Ectopic Pregnancy: A Clinical Casebook

20. Rudimentary Uterine Horn Pregnancy

Mette Petri Lauritsen  and Marianne Johansen 

(1)

The Fertility Clinic, Section 4071, Copenhagen University Hospital Rigshospitalet, Blegdamsvej 9, 2100 Copenhagen, Denmark

(2)

Department of Obstetrics, Copenhagen University Hospital Rigshospitalet, Blegdamsvej 9, 2100 Copenhagen, Denmark

Mette Petri Lauritsen (Corresponding author)

Email: mettepetri@gmail.com

Marianne Johansen

Email: marianne.johansen@regionh.dk

Keywords

Rudimentary uterine horn pregnancyEctopic pregnancyUterine rupturePlacenta accretaHemorrhagic shockCongenital uterine malformationsMüllerian ductsRenal anomalies

This case report was previously published in Acta Obstet Gynecol Scand. 2010; 89:1111–1112 by Mette Petri Lauritsen, Elisabeth Clare Larsen and Marianne Johansen. Reprinted with permission.

Case Study

A 34-year-old woman presented to the emergency department with severe abdominal pain of 1-h duration. She believed herself to be about 13 weeks pregnant. The pregnancy had been uneventful. That morning, she went to see a physician for the first time and the general practitioner reported that the uterine size was compatible with the gestational age. No ultrasound was performed. Past history revealed an emergency cesarean delivery at 29 weeks of gestation for her first child due to premature labor and fetal bradycardia followed by two normal deliveries at term.

On physical examination, the patient was pale and in severe pain. Blood pressure was 98/65 mm Hg and pulse rate initially 73 bpm. The hemoglobin was 6.0 mmol/l and serum hCG level was 22.252 iu/l. Her abdomen was soft with diffuse tenderness and a peritoneal reaction in the left iliac fossa. No intrauterine pregnancy could be seen on transvaginal ultrasound examination. Adjacent to the left ovary, a hyperechoic mass measuring 60 ⋅ 40 mm was seen. The right ovary appeared normal on ultrasound and minimal amount of free fluid was found in the posterior cul-de-sac. A transabdominal ultrasound examination was about to be performed when the patient’s condition suddenly deteriorated with confusion, hypotension, and loss of consciousness.

My Management

a.

b.

c.

Diagnosis and Assessment

This case illustrates a potentially life-threatening condition that remains a diagnostic challenge. The clinical condition of this patient, levels of hCG, and an empty uterus on ultrasound was highly suggestive of an advanced, ruptured ectopic pregnancy . Even though a left-sided adnexal mass had been visualized on ultrasound, the location of the pregnancy and the fetus was unknown.

Due to the history of previous term deliveries, a uterine anomaly was not suspected. The adnexal mass could potentially represent a ruptured uterine horn but was not suspected on the first ultrasound examination. The recent pelvic examination performed by the general practitioner, indicating a normal pregnancy, was also a confounding factor.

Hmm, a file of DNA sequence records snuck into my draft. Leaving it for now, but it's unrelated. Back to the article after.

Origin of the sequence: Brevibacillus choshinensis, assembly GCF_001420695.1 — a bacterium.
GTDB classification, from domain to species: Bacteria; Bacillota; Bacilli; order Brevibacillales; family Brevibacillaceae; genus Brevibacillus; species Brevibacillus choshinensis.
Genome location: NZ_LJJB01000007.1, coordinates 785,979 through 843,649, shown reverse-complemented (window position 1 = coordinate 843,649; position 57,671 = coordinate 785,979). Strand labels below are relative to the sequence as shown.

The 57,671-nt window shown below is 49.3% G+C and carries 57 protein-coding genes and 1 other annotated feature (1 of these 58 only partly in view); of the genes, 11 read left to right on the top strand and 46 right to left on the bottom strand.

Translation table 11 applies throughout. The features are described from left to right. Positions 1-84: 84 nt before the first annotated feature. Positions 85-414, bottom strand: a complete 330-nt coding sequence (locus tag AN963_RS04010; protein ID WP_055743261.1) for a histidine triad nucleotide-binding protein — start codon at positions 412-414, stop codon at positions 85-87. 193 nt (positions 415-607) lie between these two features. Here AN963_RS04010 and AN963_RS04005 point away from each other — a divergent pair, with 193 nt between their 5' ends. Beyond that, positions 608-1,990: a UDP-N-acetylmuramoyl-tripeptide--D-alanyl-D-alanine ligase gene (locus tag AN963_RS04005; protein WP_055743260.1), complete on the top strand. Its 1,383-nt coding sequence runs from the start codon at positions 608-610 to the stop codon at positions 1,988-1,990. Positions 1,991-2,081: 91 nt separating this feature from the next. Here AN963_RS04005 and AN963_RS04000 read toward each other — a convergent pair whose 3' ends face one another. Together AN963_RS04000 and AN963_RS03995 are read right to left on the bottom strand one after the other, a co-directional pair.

Despite the fact that an ectopic pregnancy was clinically high on the agenda, other diagnoses also had to be considered. Sometimes, an intrauterine pregnancy can be difficult to diagnose by transvaginal ultrasound examination and in this case a transabdominal ultrasound examination, which is often a valid supplementary investigation, was not performed due to the emergency situation. The differential diagnoses at this time were adnexal torsion or rupture of a corpus luteum cyst. However, a ruptured tubal, cornual, or abdominal pregnancy was found to be a likely diagnosis.

Congenital uterine malformations occur in 1:200 to 1:600 women [5]. The presence of a unicornuate uterus with a rudimentary horn is a result of an abnormal development of one of the Müllerian ducts . Uterine anomaly is often associated with renal anomalies due to the close embryologic relationship between the Müllerian and Wollfian ducts [9]. A rudimentary uterine horn may be communicating or noncommunicating with the uterine cavity, and may or may not have a functional endometrial cavity (Fig. 20.1) [1]. It is believed that 80–90 % of rudimentary uterine horn pregnancies arise in a noncommunicating horn due to transperitoneal migration of either fertilized ovum or spermatozoa [7] (Fig. 20.2). Rudimentary horn pregnancies are often diagnosed at a later stage in pregnancy than what is typically observed in ectopic gestations and most cases present with acute uterine rupture.

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Fig. 20.1

Variations of the unicorneate uterus: a communicating, b noncommunicating rudimentary horn, c rudimentary horn without a cavity, and d isolated unicorneate uterus [1]

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Fig. 20.2

Pregnancy in a noncommunicating rudimentary uterine horn arising due to transperitoneal migration of sperm

In a review of 568 cases of rudimentary uterine horn pregnancies from 1900 to 1999, a rupture rate of 50 % was found with 80 % occurring before the third trimester [7]. The maternal mortality rate has fallen dramatically over time, from 23 % in the 1920s to currently less than 0.5 % as a result of improved diagnosis and early treatment. Only a few reports exist of rudimentary horn pregnancies proceeding to term [8].

Women with uterine malformation have an increased risk of miscarriages and obstetric complications including intrauterine growth retardation, abnormal presentations, and preterm labor [9]. It is possible that uterine anomaly contributes to the preterm labor in our patient’s first pregnancy. Operative record of the cesarean delivery stated “a fibroma-like structure at the departure of the left salpinx.” Uterine anomalies can be classified according to the guidelines developed by the American Society of Reproductive Medicine [10], or according to a recent classification system for female genital anomalies developed by the European Society of Human Reproduction and Endocrinology (ESHRE) and European Society for Gynecological Endoscopy (ESGE) [4].